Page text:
People from Moscow and from other cities have viewed the cost of their land as double as a refuge from the COVID-9 in which they can work at a remote location, in a picturesque Russian village.
A beautiful five street village, Krasnaya Polyana (Red Meadow) is located on the mountains by the Black Sea. It has good quality tap water, fresh air and big blue skies flanked by mountains, which in Moscow are difficult to find.
The village has a population of 5,000, a type of Russian village. What is unusual is the 20 cafés, restaurants, a pub, a bar and fast Wifi access.
Some of the restaurants existed before the pandemic to cater for skiers who use nearby resorts built for the 2014 Winter Olympics. But the locals decided to open year-round once they got over fears that visitors from Moscow would bring COVID-19.
Demand for second homes has fuelled a housing boom.
Russian land prices are assessed in 100 square meter units, or sotki. The price of one sotka in Krasnaya Polyana has risen to 5 million roubles ($68,000) from 2 million before the pandemic, Nikolai Rogachev, a local sales agent, told Reuters.
It is likely to hit 7 million by the end of 2021, he said, due to strong demand when overseas travel options are limited.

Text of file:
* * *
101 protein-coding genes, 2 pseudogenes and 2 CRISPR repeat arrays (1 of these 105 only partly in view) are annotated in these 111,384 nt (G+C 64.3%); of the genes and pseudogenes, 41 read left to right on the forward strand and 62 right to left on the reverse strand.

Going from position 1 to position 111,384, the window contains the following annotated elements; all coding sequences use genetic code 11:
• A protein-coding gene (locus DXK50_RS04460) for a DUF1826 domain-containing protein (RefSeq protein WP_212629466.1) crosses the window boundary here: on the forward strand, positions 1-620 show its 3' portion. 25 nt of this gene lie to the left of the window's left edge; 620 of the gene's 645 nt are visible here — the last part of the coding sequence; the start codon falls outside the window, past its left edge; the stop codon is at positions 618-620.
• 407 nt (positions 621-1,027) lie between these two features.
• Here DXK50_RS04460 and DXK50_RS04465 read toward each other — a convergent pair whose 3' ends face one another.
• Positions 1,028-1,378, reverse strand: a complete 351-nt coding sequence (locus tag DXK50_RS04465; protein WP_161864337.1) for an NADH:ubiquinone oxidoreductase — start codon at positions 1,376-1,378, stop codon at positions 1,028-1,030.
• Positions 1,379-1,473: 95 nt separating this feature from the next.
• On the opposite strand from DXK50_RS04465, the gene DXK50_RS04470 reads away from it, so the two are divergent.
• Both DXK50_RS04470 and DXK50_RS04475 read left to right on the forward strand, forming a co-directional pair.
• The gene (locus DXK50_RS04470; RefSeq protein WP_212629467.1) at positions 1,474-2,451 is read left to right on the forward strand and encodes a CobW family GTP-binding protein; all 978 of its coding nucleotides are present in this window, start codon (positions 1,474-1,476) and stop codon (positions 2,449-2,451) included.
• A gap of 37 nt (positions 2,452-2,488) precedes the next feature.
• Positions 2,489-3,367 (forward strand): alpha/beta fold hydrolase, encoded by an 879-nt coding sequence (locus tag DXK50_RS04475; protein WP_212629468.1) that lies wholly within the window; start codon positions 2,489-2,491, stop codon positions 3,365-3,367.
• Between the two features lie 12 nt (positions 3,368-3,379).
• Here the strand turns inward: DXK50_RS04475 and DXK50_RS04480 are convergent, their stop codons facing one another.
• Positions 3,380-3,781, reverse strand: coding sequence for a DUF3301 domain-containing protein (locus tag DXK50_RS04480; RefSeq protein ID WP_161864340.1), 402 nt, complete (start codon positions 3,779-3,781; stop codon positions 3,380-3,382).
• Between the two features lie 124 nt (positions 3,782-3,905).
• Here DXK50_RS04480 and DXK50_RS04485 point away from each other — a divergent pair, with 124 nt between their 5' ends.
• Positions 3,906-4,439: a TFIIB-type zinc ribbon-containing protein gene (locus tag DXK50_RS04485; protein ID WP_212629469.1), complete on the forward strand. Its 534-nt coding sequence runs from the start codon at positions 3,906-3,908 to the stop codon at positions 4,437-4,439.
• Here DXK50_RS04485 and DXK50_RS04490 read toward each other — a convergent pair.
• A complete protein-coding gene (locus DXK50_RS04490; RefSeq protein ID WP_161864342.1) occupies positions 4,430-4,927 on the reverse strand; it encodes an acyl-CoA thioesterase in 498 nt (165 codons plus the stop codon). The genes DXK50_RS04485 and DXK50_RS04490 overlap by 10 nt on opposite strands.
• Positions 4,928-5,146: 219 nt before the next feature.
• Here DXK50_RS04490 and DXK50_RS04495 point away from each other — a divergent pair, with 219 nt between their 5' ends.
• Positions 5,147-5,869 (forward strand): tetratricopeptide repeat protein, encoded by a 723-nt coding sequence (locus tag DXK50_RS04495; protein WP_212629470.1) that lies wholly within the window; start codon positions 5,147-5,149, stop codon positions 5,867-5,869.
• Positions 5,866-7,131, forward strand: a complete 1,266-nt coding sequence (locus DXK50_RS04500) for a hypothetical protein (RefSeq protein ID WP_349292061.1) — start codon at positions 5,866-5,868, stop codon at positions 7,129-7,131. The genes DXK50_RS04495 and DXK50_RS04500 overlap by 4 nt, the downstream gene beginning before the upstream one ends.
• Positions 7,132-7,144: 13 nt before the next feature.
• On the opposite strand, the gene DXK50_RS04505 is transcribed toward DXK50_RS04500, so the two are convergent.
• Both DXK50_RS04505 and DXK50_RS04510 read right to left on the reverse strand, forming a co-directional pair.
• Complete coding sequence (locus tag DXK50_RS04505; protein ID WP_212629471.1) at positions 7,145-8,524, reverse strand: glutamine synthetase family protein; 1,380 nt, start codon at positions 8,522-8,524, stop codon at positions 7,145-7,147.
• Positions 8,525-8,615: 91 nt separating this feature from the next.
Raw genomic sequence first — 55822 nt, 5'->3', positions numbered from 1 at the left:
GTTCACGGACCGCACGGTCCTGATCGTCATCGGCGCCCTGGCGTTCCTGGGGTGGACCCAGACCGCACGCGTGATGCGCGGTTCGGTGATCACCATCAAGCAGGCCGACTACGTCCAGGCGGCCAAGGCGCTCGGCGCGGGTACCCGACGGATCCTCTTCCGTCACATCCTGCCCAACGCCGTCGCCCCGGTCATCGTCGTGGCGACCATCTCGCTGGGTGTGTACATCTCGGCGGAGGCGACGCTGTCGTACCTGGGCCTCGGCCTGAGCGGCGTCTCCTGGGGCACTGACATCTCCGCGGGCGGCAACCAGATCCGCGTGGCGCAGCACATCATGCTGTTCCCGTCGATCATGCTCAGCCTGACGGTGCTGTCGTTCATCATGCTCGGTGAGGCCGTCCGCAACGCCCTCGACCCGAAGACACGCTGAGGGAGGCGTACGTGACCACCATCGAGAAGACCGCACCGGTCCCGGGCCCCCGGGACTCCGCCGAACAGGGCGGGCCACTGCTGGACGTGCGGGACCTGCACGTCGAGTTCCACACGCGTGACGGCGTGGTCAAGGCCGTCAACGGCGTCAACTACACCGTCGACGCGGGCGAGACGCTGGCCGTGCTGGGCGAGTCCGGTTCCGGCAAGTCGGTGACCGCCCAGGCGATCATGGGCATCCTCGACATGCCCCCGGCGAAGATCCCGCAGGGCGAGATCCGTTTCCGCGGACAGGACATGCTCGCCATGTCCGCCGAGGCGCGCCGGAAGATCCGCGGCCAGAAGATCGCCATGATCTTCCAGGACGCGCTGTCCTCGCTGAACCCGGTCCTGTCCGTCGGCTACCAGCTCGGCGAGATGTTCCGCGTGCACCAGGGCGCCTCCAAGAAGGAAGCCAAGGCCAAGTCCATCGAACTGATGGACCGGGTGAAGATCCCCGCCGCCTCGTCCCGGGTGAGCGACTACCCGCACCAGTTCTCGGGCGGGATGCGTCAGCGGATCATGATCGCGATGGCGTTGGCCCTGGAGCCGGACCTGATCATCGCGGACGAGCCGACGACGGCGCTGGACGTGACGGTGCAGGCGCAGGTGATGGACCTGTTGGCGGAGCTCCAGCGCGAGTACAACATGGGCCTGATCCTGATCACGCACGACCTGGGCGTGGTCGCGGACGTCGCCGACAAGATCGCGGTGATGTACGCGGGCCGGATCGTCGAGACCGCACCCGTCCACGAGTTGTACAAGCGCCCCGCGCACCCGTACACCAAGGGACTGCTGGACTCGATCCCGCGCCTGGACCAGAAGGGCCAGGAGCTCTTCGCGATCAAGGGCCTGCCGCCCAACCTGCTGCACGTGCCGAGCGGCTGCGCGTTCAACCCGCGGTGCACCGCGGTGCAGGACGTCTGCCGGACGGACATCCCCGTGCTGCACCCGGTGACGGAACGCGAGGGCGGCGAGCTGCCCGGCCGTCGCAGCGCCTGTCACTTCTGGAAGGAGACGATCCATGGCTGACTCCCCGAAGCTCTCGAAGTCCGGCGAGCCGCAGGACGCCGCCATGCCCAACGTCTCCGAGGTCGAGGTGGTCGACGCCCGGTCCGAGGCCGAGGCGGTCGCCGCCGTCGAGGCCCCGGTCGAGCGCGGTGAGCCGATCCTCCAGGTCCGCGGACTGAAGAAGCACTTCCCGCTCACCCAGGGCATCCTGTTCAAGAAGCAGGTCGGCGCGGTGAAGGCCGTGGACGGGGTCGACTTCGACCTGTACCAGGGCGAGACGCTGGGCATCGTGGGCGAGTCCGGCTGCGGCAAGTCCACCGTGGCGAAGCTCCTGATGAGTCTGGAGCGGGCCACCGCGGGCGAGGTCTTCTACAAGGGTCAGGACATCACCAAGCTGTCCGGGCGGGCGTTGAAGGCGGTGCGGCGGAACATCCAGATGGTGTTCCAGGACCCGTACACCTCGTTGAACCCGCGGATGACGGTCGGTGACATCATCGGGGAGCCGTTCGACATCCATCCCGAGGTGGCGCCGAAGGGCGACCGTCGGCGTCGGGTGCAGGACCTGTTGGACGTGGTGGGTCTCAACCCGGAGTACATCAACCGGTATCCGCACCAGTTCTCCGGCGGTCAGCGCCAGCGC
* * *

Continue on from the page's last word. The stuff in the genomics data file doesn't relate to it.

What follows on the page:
“We call it the zombie apocalypse,” another real estate agent said, referring to demand from city dwellers for any kind of property in the village and the quality of their social skills after months spent in their small urban flats.
Prices for cottages in the village vary from 40 million to 900 million roubles, according to the CIAN real estate database.
Demand comes mainly from wealthy businessmen from big cities as prices are beyond ordinary Russians.
Rents have also risen, driven by demand from people who work remotely and see Krasnaya Polyana as an escape from the city. The airport is a 40-minute drive and hiking trails start directly from the village.
“I enjoy hiking the mountain trails and being able to find pleasant company in local places in the evenings,” said Kirill Ryzhonkov, a data analyst from Moscow.
A co-working space opened in October, primarily for IT and start-up specialists.
Its owners expect Krasnaya Polyana to become a Russian Silicon Valley regardless of how the pandemic develops.
“People have already noticed the advantages: the same time zone as Moscow, a 2-hour flight to Moscow, skiing in the winter, the sea in summer and cool infrastructure left behind by the Olympics,” said Ilya Kreimer, manager of the co-working space.